Roman Palmyra: Identity, Community, and State Formation
In social, economic, and cultural terms, the eastern frontier of the Roman Empire was vastly complex, which has fueled considerable debate among scholars concerning the nature of the interactions between Romans and natives in the Near East. Notions of imperialism, specifically "cultural" imperialism, frame much of the debate. Through a detailed analysis of Palmyrene identity and community formation, Andrew M. Smith II presents a social and political history of Roman Palmyra, the oasis city situated deep in the Syrian Desert midway between Damascus and the Euphrates river. This city-state is unique in the ancient world, since it began as a humble community, probably no more than an isolated village, and grew—due in part to its role in the caravan trade—into an economically powerful, cosmopolitan urban center of Graeco-Roman character that operated outside of Roman rule, yet under Roman patronage. The book therefore focuses on two aspects of Palmyrene civilization during the first three centuries of the Common Era: the emergence and subsequent development of Palmyra as a commercial and political center in the desert frontier between Rome and Parthia (and later Persia), and the "making" of Palmyrenes. This study is thus concerned with the creation, structure, and maintenance of Palmyrene identity and that of Palmyra as an urban community in a volatile frontier zone. The history of Palmyra's communal development would be wholly obscure were it not for the archaeological and epigraphic materials that testify to Palmyrene achievements and prosperity at home and abroad. These, complemented by the literary evidence, also provide insight into the relatively obscure historical process of sedentarization and of the relationships between pastoral and sedentary communities in the Roman Near East. In addition to examining Palmyra as a frontier community, the book will move beyond Syria to explore the development and maintenance of Palmyrene identity in diaspora settings in Italy, north Africa, and Europe. This study is thus concerned with the creation, structure, and maintenance of Palmyrene identity and that of Palmyra as an urban community in a volatile frontier zone.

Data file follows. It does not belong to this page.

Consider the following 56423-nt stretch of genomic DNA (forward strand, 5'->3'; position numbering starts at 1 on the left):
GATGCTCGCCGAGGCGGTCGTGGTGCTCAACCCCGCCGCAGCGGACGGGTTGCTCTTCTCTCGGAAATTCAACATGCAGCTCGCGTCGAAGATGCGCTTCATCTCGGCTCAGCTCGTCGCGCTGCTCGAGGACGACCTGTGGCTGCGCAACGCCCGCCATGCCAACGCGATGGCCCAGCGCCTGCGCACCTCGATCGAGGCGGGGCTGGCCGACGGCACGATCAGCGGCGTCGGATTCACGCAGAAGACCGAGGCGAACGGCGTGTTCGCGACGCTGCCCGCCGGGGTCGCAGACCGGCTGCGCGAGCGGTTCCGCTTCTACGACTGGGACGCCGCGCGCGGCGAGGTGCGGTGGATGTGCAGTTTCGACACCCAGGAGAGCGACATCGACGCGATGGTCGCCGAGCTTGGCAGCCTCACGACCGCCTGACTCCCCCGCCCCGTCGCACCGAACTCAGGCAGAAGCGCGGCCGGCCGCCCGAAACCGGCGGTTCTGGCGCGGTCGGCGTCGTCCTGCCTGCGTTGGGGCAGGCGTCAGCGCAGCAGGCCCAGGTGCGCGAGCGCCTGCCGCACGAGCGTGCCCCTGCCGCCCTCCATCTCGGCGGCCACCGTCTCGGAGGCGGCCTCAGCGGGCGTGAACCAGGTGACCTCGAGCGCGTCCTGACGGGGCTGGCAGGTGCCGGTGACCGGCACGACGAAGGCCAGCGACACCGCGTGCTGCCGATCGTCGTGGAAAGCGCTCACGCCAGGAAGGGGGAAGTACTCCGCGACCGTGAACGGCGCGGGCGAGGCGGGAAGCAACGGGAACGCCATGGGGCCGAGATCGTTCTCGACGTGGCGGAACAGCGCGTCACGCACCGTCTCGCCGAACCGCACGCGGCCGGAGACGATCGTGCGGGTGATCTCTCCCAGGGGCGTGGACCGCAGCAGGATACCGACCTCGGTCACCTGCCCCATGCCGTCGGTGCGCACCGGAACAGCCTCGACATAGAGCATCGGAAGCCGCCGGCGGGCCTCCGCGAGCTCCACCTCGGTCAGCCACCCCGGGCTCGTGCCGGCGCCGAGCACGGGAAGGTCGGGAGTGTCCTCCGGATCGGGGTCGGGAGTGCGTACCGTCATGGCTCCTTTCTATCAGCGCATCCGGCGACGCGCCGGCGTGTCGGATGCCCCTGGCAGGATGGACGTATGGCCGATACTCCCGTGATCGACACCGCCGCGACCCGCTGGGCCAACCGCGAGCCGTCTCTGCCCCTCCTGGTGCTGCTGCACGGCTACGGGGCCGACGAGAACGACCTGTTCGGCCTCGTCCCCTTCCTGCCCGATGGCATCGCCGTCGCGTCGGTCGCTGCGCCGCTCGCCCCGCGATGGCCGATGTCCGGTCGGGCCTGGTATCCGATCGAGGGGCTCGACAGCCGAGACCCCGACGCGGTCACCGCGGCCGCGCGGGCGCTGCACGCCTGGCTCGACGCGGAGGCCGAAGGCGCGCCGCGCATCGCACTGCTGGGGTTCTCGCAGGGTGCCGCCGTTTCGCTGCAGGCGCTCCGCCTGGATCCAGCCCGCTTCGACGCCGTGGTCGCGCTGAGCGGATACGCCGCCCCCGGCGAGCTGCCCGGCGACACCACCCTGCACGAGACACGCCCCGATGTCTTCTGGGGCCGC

What people are saying - Write a review
We haven't found any reviews in the usual places.
1 Framing the Narrative
2 Tribes and Tribalism
3 The Growth of Community
4 Mapping Social Identities
5 The Civic Institutions of Palmyra
6 The Palmyrene Diaspora
A Crisis of Identity
Other editions - View all
A. M. Smith Aglibol agora Allat Annexe appears Aramaic association attested Baalshamin bilingual caravan trade city’s civic clans context countryside cult cultural Dacia dates to a.d. Dédicaces dedication Delplace desert Dirven discussion Dura Preliminary Report economic ethnic Euphrates evidence example four tribes frontier funerary Gawlikowski Greek group identities Haîran honor identified individuals and groups Ingholt inscription of a.d. Inscriptions de l’agora instance Inventaire Julius Aurelius Kaizer kinship Lucius Verus Malakbel Malkû Milik military Millar nomadic notables de Palmyre Numidia oasis Odenathus Palmyra Palmyrene community Palmyrene identity Palmyrene merchants Palmyrenes of Dura-Europos Parthian pastoralists Photo polis political rbʾ relations relationships religious role Roman Empire Roman Near East Safaitic sanctuaries Sarmizegetusa Schlumberger second century a.d. Septimius Septimius Odenathus Seyrig social statue stratēgos suggests Syria Tariff Teixidor temple of Bel temple palmyrénien term territory third century a.d. tion tomb tribal urban Vaballathus Yarhai Yarhibol Zenobia